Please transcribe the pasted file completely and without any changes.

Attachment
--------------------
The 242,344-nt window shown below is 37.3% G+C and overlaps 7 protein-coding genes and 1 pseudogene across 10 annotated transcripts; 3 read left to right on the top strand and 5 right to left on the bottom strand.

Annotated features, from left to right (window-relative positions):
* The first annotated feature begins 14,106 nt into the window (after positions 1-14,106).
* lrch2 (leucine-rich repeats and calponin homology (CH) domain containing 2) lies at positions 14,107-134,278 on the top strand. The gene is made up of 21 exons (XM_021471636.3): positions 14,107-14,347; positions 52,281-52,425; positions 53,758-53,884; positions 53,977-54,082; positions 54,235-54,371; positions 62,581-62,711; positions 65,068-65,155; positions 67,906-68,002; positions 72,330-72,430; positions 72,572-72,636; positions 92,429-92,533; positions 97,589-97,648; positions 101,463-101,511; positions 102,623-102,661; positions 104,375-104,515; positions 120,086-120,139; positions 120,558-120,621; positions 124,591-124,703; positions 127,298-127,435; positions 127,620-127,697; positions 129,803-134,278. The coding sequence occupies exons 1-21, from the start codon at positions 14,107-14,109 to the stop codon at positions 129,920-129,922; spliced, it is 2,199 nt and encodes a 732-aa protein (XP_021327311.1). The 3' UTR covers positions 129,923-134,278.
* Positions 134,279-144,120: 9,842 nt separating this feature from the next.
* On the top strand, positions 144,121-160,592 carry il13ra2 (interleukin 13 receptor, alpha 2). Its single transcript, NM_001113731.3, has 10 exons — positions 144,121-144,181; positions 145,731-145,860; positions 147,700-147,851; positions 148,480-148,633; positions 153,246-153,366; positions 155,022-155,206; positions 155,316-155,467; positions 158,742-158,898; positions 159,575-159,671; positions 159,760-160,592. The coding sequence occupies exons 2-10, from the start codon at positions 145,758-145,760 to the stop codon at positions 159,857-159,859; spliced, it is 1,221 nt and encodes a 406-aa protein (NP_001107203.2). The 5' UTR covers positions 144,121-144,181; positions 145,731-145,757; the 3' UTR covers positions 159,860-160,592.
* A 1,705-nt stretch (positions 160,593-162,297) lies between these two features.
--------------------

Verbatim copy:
The 242,344-nt window shown below is 37.3% G+C and overlaps 7 protein-coding genes and 1 pseudogene across 10 annotated transcripts; 3 read left to right on the top strand and 5 right to left on the bottom strand.

Annotated features, from left to right (window-relative positions):
* The first annotated feature begins 14,106 nt into the window (after positions 1-14,106).
* lrch2 (leucine-rich repeats and calponin homology (CH) domain containing 2) lies at positions 14,107-134,278 on the top strand. The gene is made up of 21 exons (XM_021471636.3): positions 14,107-14,347; positions 52,281-52,425; positions 53,758-53,884; positions 53,977-54,082; positions 54,235-54,371; positions 62,581-62,711; positions 65,068-65,155; positions 67,906-68,002; positions 72,330-72,430; positions 72,572-72,636; positions 92,429-92,533; positions 97,589-97,648; positions 101,463-101,511; positions 102,623-102,661; positions 104,375-104,515; positions 120,086-120,139; positions 120,558-120,621; positions 124,591-124,703; positions 127,298-127,435; positions 127,620-127,697; positions 129,803-134,278. The coding sequence occupies exons 1-21, from the start codon at positions 14,107-14,109 to the stop codon at positions 129,920-129,922; spliced, it is 2,199 nt and encodes a 732-aa protein (XP_021327311.1). The 3' UTR covers positions 129,923-134,278.
* Positions 134,279-144,120: 9,842 nt separating this feature from the next.
* On the top strand, positions 144,121-160,592 carry il13ra2 (interleukin 13 receptor, alpha 2). Its single transcript, NM_001113731.3, has 10 exons — positions 144,121-144,181; positions 145,731-145,860; positions 147,700-147,851; positions 148,480-148,633; positions 153,246-153,366; positions 155,022-155,206; positions 155,316-155,467; positions 158,742-158,898; positions 159,575-159,671; positions 159,760-160,592. The coding sequence occupies exons 2-10, from the start codon at positions 145,758-145,760 to the stop codon at positions 159,857-159,859; spliced, it is 1,221 nt and encodes a 406-aa protein (NP_001107203.2). The 5' UTR covers positions 144,121-144,181; positions 145,731-145,757; the 3' UTR covers positions 159,860-160,592.
* A 1,705-nt stretch (positions 160,593-162,297) lies between these two features.